So, knowing that, we can carefully construct the proper Drillbridge token to generate the query that we need. And here’s what that token expression looks like:

\"('\" + #Location.substring(0, 3) + \"'\" + ', ' + \"'\" + #Location.substring(4) + \"')\"

This looks kind of gnarly, but let me break it down for you. When you drill from upper level members in Drillbridge, Drillbridge gets all of the levef-0 descendants of the drilled member, applies them one at a time to your expression, then joins them all together (such as with a comma) in order to generate the final expression that is dropped in to the query. So first of all, the expression above, when applied to a single incoming member name (like 701-101) will generate this: ('701', '101').

The reason for the backslashes is to escape the double quotes. So from left to right we have this:

  • Start with an opening parenthesis followed by a single quote: ('
  • Apply the substring function to the value in the #Location variable. Substring is the Java String function of the same name, which is given a starting character (strings start with character 0, and an ending character (exclusive), such that the substring of the incoming value 701-101 will be 701.
  • Add on a single quote and, comma, a space, and a single quote: ', '
  • Now use substring on the location variable again but this time to get the last three characters, so that 701-101 becomes just 101, for example
  • Follow that all with a closing parenthesis: )

Drillbridge will automatically join all of the individual values with commas and surround the whole thing with parentheses. Also note that the reason we are treating the division/location as strings (and quoting them) is because in this case, they are strings (more specifically, they are CHAR(3) columns in this table).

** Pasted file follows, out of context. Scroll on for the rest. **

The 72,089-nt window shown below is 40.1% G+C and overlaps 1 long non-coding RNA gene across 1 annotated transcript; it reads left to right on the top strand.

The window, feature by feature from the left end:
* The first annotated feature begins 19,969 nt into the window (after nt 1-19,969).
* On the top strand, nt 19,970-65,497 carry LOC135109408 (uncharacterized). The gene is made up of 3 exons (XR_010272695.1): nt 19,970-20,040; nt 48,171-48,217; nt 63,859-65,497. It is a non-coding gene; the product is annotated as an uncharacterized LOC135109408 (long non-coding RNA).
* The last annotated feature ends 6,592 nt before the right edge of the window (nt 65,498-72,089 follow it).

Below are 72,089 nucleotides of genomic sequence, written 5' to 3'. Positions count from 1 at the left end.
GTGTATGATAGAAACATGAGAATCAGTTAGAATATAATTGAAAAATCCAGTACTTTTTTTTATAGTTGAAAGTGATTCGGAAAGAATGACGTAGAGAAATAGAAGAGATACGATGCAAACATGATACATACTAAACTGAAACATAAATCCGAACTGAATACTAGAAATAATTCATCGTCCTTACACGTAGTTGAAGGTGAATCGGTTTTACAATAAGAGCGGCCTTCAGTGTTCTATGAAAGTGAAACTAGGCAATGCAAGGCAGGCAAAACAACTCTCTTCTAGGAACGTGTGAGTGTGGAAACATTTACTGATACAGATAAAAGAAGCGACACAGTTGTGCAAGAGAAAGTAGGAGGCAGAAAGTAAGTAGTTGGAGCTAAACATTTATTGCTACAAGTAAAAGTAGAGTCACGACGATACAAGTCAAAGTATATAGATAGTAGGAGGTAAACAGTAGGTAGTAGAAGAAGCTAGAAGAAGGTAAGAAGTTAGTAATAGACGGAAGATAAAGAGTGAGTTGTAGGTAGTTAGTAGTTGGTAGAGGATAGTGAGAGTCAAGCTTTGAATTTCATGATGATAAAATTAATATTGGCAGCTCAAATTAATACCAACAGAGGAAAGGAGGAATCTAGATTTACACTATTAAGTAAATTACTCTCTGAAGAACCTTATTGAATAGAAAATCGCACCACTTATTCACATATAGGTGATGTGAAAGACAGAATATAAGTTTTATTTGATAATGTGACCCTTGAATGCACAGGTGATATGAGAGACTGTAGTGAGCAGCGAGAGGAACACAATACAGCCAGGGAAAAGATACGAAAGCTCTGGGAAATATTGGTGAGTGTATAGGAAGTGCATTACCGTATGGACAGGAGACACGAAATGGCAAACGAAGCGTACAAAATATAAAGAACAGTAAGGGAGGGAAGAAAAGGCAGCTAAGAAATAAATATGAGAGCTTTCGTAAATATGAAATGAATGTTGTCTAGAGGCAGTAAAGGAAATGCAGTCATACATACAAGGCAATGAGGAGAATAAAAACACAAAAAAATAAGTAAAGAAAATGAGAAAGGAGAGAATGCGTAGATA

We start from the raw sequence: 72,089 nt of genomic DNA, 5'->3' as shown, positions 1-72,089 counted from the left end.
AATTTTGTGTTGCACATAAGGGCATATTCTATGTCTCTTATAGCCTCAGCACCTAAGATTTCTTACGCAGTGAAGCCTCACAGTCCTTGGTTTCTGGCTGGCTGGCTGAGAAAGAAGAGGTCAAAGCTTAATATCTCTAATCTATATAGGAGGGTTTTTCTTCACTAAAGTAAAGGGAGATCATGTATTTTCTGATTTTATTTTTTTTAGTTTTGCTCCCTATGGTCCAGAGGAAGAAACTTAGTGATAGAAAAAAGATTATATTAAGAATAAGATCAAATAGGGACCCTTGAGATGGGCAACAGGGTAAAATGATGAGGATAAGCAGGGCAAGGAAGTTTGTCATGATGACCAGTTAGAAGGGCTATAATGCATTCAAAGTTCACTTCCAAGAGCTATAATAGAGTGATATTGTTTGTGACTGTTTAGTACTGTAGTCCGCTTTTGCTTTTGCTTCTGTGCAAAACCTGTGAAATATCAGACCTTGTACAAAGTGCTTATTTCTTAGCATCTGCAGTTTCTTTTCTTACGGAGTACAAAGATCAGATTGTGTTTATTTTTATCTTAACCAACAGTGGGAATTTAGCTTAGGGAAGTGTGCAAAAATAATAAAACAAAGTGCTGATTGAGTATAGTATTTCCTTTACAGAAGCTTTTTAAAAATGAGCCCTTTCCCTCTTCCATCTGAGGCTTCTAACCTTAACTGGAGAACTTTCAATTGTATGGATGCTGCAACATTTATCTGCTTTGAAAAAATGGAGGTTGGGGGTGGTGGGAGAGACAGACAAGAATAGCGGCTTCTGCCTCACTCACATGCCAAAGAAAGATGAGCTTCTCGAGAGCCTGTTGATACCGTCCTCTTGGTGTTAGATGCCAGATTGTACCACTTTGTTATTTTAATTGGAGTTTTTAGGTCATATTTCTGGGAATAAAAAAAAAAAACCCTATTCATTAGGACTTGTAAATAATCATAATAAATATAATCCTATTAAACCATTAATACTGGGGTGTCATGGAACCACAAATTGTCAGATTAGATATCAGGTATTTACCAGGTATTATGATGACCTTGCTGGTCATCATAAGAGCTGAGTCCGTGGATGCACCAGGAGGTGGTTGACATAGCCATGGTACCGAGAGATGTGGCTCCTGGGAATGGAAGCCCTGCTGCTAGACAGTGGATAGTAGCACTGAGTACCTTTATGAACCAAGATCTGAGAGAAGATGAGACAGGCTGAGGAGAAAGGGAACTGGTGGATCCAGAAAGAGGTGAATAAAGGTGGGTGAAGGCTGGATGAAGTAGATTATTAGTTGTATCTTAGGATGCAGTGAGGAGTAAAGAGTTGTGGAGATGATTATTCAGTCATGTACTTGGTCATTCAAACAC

All that said, here’s our final Drillbridge query, complete with turning on drill to bottom for various other tokens:

	YR = '{{"name":"Years","expression":"'20' + #Years.substring(2)","sampleValue":"FY14","overflow":"","overflowAt":0,"flags":""}}' AND
	PD_NAME IN {{"name":"Periods","expression":"#Periods","drillToBottom":true,"sampleValue":"Qtr1","overflow":"","overflowAt":0,"flags":""}} AND
	SCENARIO = '{{"name":"Scenario","expression":"#Scenario","sampleValue":"Actual","overflow":"","overflowAt":0,"flags":""}}' AND
	DEPT IN {{"name":"Departments","expression":"#Departments","drillToBottom":true,"sampleValue":"001","overflow":"","overflowAt":0,"flags":""}} AND
	ACCOUNT = '{{"name":"Measures","expression":"#Measures","sampleValue":"0170100","overflow":"","overflowAt":0,"flags":""}}' AND
	(DIVISION, LOCATION) IN {{"name":"Location","expression":"\"('\" + #Location.substring(0, 3) + \"'\" + ', ' + \"'\" + #Location.substring(4) + \"')\"","drillToBottom":true,"sampleValue":"701","quoteMembers":false,"overflow":"","overflowAt":0,"flags":""}}

One of the really great features in Drillbridge Plus is the token editor GUI that makes editing token parameters in queries a snap. Here’s a screenshot of editing our kind of complex Location token in the editor:

Details of token for Locations in Essbase cube

Back over to the report configuration itself, we also need to make sure to set the Essbase Connection for this Drillbridge report definition, because Drillbridge needs to know which cube to inspect in order to determine what the level-0 members are:

Drillbridge query configuration and related Essbase connection